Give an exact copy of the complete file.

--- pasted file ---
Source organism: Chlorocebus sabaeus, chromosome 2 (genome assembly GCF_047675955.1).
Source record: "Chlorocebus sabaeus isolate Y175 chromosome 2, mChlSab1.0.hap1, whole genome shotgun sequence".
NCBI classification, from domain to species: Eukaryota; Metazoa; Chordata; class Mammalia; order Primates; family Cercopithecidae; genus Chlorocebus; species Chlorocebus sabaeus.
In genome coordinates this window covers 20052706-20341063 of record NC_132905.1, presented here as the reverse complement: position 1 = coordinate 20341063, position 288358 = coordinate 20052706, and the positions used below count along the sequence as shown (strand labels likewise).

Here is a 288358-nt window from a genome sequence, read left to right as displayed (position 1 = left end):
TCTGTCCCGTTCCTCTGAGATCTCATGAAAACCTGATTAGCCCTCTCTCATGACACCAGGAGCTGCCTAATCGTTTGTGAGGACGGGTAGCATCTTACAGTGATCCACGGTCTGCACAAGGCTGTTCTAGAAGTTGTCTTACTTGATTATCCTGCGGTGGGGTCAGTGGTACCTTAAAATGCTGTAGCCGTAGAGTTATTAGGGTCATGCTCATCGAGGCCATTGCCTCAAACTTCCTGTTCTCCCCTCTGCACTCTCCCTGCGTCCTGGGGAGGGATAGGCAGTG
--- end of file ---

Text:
Source organism: Chlorocebus sabaeus, chromosome 2 (genome assembly GCF_047675955.1).
Source record: "Chlorocebus sabaeus isolate Y175 chromosome 2, mChlSab1.0.hap1, whole genome shotgun sequence".
NCBI classification, from domain to species: Eukaryota; Metazoa; Chordata; class Mammalia; order Primates; family Cercopithecidae; genus Chlorocebus; species Chlorocebus sabaeus.
In genome coordinates this window covers 20052706-20341063 of record NC_132905.1, presented here as the reverse complement: position 1 = coordinate 20341063, position 288358 = coordinate 20052706, and the positions used below count along the sequence as shown (strand labels likewise).

Here is a 288358-nt window from a genome sequence, read left to right as displayed (position 1 = left end):
TCTGTCCCGTTCCTCTGAGATCTCATGAAAACCTGATTAGCCCTCTCTCATGACACCAGGAGCTGCCTAATCGTTTGTGAGGACGGGTAGCATCTTACAGTGATCCACGGTCTGCACAAGGCTGTTCTAGAAGTTGTCTTACTTGATTATCCTGCGGTGGGGTCAGTGGTACCTTAAAATGCTGTAGCCGTAGAGTTATTAGGGTCATGCTCATCGAGGCCATTGCCTCAAACTTCCTGTTCTCCCCTCTGCACTCTCCCTGCGTCCTGGGGAGGGATAGGCAGTG